However, one of the easiest and most efficient ways to prevent parasites is to move sheep often. After dealing with issues such as bottle jaw on our farm for several years in a row, we decided that the healthiest thing for us to do was to move our sheep to fresh pasture every single day.
It takes a bit of work to move our portable electric fences every night – however, it’s worth it to not have animals suffering or dying from parasite infestations.
You don’t need to be this intensive but ultimately, you should never allow your sheep to graze right back over their manure. The pasture shouldn’t be gnawed down to the dirt. Make sure your sheep are moved regularly and rotationally grazed. Not only can this help prevent parasites but it’s the best way to utilize a small pasture efficiently and to keep your grass healthy, too.
8. Ignoring Mineral Supplementation Needs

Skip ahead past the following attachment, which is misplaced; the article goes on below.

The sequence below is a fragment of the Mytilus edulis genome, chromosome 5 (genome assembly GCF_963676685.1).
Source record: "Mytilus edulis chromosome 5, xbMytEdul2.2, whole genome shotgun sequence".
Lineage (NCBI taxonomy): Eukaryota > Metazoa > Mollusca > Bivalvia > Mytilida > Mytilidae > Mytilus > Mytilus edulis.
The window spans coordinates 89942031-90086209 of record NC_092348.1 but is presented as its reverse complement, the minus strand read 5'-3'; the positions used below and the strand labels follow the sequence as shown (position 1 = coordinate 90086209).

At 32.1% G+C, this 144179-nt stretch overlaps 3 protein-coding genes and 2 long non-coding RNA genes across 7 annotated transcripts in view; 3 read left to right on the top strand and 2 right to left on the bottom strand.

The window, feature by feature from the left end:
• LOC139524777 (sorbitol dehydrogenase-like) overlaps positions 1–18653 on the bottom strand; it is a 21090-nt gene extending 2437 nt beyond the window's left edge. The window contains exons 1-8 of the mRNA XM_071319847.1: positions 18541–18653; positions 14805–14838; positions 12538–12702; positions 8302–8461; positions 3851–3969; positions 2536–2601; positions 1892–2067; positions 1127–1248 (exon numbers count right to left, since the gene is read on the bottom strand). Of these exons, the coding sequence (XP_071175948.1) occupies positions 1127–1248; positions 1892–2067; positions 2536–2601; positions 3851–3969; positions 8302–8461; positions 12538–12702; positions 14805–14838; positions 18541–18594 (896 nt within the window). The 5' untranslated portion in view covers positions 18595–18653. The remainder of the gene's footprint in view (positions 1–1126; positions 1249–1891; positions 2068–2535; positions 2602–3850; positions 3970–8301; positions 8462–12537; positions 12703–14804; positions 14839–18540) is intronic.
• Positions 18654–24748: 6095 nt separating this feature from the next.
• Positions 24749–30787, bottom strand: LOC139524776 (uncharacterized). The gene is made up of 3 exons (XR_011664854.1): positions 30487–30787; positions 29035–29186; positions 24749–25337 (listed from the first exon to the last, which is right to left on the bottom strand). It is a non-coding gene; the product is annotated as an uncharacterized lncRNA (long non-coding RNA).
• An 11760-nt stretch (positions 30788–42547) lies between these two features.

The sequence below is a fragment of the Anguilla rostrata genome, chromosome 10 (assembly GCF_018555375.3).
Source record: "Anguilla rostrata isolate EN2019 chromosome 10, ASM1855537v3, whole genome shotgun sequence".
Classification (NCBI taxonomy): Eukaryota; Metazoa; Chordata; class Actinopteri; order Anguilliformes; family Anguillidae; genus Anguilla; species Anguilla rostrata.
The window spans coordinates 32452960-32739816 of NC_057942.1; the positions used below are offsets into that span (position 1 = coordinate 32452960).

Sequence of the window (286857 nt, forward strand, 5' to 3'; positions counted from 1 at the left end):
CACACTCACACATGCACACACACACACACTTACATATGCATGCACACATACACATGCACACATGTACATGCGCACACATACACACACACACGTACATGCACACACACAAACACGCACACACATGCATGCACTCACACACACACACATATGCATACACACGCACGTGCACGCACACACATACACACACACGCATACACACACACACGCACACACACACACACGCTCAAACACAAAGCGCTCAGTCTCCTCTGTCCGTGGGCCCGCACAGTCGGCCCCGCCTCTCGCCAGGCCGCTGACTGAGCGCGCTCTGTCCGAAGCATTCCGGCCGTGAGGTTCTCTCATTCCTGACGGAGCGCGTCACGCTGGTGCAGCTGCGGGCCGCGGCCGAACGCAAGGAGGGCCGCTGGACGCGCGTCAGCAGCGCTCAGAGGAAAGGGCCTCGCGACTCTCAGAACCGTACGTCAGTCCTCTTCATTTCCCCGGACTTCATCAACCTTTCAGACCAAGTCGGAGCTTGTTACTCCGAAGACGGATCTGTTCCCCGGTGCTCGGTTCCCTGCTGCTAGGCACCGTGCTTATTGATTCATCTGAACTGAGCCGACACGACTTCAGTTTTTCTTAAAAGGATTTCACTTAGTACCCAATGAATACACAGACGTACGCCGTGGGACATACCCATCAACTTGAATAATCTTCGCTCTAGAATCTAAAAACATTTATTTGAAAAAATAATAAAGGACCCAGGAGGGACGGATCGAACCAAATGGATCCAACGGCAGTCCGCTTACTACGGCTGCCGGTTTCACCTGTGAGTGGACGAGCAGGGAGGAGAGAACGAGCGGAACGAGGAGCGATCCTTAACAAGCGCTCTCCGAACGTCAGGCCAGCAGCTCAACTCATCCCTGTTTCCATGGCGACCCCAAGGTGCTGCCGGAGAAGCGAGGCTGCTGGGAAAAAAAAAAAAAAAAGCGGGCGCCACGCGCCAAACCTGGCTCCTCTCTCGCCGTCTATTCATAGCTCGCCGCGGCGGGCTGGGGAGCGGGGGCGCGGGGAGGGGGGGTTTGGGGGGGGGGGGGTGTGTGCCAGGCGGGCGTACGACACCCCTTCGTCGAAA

Sheep, like all other animals, require certain minerals to stay healthy. Some shepherds argue that if you are raising sheep on pasture, they should be able to pick up these minerals through the soil.
While that’s true to some extent, this argument overlooks the fact that everybody’s soil contains certain minerals in excess and is devoid of others. It’s hard to say which minerals your sheep are actually receiving.
Providing a mineral supplement is not expensive and will ensure your sheep are getting everything they need. It can help them grow to healthy weights and also prevent problems at lambing (such as the all too common white muscle disease).
Don’t Overlook the Many Benefits of Raising Sheep
The biggest mistake you can make while raising sheep?
Deciding they aren’t worth the hassle – and choosing not to raise them at all.
Raising sheep can indeed be challenging and, at times, a bit frustrating. I’ve certainly had my fair share of tear-my-hair-out moments!
However, I’m usually reminded pretty quickly of how much I enjoy raising sheep and the stress tends to be long forgotten.
If you’re thinking about raising sheep, whether it’s for meat, milk, or wool, don’t let the mistakes I’ve described above turn you off. Trust me, once you’ve raised sheep for a few years, you’ll be able to prevent and address these issues before they become problematic in the slightest.